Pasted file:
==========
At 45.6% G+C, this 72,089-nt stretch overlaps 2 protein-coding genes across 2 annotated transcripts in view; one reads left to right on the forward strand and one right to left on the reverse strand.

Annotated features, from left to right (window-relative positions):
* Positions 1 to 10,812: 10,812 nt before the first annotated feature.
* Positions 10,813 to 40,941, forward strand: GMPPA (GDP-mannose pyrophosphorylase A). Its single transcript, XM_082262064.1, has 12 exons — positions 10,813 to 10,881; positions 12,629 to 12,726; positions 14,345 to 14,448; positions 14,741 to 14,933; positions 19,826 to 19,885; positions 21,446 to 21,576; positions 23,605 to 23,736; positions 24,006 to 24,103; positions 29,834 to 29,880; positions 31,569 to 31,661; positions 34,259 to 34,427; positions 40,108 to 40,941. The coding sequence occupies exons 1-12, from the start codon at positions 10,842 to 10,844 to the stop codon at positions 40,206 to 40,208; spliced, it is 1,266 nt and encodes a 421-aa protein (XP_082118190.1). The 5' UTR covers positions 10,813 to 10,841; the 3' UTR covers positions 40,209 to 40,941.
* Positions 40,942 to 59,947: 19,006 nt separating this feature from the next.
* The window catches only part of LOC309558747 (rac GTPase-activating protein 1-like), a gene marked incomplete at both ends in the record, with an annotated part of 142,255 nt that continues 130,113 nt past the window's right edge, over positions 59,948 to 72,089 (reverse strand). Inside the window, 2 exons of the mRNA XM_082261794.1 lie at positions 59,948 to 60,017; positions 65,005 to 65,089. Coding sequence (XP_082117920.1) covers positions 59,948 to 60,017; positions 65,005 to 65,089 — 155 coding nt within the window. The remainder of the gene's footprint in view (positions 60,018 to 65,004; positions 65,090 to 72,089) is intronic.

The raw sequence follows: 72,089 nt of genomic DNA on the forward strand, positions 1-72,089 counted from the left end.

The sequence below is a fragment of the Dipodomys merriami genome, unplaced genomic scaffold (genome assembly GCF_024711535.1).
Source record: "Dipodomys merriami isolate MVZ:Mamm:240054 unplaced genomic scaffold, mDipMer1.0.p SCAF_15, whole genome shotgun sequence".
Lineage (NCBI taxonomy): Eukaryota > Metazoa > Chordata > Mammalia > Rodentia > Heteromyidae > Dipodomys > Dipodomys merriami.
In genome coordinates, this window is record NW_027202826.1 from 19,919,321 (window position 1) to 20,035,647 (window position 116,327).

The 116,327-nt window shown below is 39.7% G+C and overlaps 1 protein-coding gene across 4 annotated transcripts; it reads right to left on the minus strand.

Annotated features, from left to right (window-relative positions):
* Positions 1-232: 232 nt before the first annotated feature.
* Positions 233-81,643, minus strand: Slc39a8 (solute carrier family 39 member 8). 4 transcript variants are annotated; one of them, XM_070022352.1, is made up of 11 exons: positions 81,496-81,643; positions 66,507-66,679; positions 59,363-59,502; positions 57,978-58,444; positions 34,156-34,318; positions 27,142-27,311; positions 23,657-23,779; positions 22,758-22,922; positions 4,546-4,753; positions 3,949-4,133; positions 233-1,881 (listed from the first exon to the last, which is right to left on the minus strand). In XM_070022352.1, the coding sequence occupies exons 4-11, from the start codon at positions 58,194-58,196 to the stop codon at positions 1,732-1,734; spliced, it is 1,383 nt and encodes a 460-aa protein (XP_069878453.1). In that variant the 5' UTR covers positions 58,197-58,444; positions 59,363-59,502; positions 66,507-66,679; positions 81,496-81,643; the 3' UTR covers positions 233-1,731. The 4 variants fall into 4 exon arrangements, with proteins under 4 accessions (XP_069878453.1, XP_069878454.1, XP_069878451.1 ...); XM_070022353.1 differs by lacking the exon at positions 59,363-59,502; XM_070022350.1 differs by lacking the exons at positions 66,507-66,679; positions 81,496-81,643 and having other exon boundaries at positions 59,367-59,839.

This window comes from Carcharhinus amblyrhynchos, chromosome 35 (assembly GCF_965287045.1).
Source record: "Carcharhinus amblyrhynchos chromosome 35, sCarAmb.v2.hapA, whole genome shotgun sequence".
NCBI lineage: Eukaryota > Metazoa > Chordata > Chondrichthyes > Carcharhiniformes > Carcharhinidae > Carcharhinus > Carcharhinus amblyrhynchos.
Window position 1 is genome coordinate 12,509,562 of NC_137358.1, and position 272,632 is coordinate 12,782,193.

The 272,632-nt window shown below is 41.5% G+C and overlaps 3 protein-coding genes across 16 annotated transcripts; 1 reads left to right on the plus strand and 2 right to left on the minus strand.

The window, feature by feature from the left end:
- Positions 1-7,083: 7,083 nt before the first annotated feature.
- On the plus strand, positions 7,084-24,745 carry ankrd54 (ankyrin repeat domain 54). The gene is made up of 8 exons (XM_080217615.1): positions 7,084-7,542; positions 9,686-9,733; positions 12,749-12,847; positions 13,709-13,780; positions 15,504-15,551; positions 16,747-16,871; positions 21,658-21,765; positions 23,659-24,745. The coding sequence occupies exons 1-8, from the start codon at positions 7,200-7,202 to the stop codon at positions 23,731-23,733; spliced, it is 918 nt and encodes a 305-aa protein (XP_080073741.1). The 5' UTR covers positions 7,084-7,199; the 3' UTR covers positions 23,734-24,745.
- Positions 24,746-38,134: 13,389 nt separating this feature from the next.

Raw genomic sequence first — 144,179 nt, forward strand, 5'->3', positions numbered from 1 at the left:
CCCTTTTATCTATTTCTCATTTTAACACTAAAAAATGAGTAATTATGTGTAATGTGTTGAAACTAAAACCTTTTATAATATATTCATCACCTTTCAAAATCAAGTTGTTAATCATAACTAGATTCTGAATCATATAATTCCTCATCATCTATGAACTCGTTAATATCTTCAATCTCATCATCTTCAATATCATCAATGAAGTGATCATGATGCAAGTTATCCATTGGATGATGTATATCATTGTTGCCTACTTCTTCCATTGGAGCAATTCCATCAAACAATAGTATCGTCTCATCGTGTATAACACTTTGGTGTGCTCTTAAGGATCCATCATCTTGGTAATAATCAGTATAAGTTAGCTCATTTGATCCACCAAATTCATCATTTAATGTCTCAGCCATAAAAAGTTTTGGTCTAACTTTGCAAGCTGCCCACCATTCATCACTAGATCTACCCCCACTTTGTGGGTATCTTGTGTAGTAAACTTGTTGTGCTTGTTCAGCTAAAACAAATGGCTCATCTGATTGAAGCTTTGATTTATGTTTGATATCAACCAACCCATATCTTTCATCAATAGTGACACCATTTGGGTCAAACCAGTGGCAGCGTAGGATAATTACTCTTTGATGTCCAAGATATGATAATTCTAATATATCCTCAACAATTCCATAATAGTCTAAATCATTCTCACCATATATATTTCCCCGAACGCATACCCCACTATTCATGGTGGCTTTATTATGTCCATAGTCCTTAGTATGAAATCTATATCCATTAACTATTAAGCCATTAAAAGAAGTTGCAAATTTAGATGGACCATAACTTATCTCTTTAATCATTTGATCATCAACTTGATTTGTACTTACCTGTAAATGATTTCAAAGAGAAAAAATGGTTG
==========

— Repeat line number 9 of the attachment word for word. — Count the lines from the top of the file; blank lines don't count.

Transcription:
Source record: "Dipodomys merriami isolate MVZ:Mamm:240054 unplaced genomic scaffold, mDipMer1.0.p SCAF_15, whole genome shotgun sequence".